|Publication number||US4806991 A|
|Application number||US 07/135,860|
|Publication date||Feb 21, 1989|
|Filing date||Dec 21, 1987|
|Priority date||Dec 21, 1987|
|Also published as||DE3885721D1, DE3885721T2, EP0321906A2, EP0321906A3, EP0321906B1|
|Publication number||07135860, 135860, US 4806991 A, US 4806991A, US-A-4806991, US4806991 A, US4806991A|
|Inventors||Vladimir S. Guslits|
|Original Assignee||Eastman Kodak Company|
|Export Citation||BiBTeX, EndNote, RefMan|
|Patent Citations (9), Non-Patent Citations (4), Referenced by (9), Classifications (14), Legal Events (6)|
|External Links: USPTO, USPTO Assignment, Espacenet|
This invention relates to a mechanism for locating a back-up roller inside an endless photoconductor and opposite a magnetic brush of a development station on the outside of the photoconductor so that the photoconductor is precisely located with respect to the station.
U.S. Pat. No. 3,974,952 entitled Web Tracking Apparatus issued on Aug. 17, 1976 in the names of T. Swanke et al. The apparatus disclosed in that patent includes a pair of spaced, fixed plates for supporting a plurality of rollers. An endless flexible photoconductor is carried by the rollers and advanced past a series of stations, including a development station that is outside the endless loop formed by the photoconductor. A series of back-up rollers between the plates are located inside the loop formed by the photoconductor and opposite the development station to help establish the plane of the photoconductor relative to the development station.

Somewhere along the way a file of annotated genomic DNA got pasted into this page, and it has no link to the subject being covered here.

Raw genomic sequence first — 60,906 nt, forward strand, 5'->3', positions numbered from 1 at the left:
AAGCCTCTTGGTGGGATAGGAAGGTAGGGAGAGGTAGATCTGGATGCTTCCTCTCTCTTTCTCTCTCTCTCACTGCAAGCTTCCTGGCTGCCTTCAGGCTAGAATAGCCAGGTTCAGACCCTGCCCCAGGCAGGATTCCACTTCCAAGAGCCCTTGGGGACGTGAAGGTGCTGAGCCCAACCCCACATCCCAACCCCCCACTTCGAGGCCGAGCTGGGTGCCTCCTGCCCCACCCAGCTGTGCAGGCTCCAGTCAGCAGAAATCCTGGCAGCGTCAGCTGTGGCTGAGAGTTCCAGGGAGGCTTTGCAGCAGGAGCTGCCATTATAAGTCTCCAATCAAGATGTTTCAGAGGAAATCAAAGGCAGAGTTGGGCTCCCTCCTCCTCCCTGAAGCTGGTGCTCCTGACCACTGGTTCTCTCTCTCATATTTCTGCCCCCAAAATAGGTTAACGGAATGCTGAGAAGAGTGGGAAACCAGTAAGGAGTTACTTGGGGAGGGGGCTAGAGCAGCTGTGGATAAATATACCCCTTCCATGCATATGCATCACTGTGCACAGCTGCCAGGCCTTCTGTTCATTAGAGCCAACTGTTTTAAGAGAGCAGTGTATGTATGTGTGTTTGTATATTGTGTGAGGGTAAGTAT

Apparatus as generally described above has been used successfully in prior copiers/duplicators. In one such copier/duplicator, as the development station is moved into place relative to the photoconductor, the toning roller of a magnetic brush apparatus is located with respect to the back-up roller (and thus the photoconductor) by a four-point mounting including a guide. This system has several disadvantages. For example, the four point system is an over restrained system, it does not always provide the required accuracy of alignment relative to the back-up rollers and photoconductors, and it makes removal of the station difficult. In another copier/duplicator the development station moves into position in a tray and adjustments are provided to move the toning roller with respect to the photoconductor and the back-up roller. These prior systems work satisfactorily even though the back-up roller, toning roller and photoconductor may not be precisely located with respect to each other, especially in a front-to-rear direction (i.e., laterally relative to the photoconductor). However, a new development station for an improved developer material requires more accuracy in establishment of the plane of the photoconductor with respect to the toning roller. Thus, improved mechanisms are needed to meet this requirement.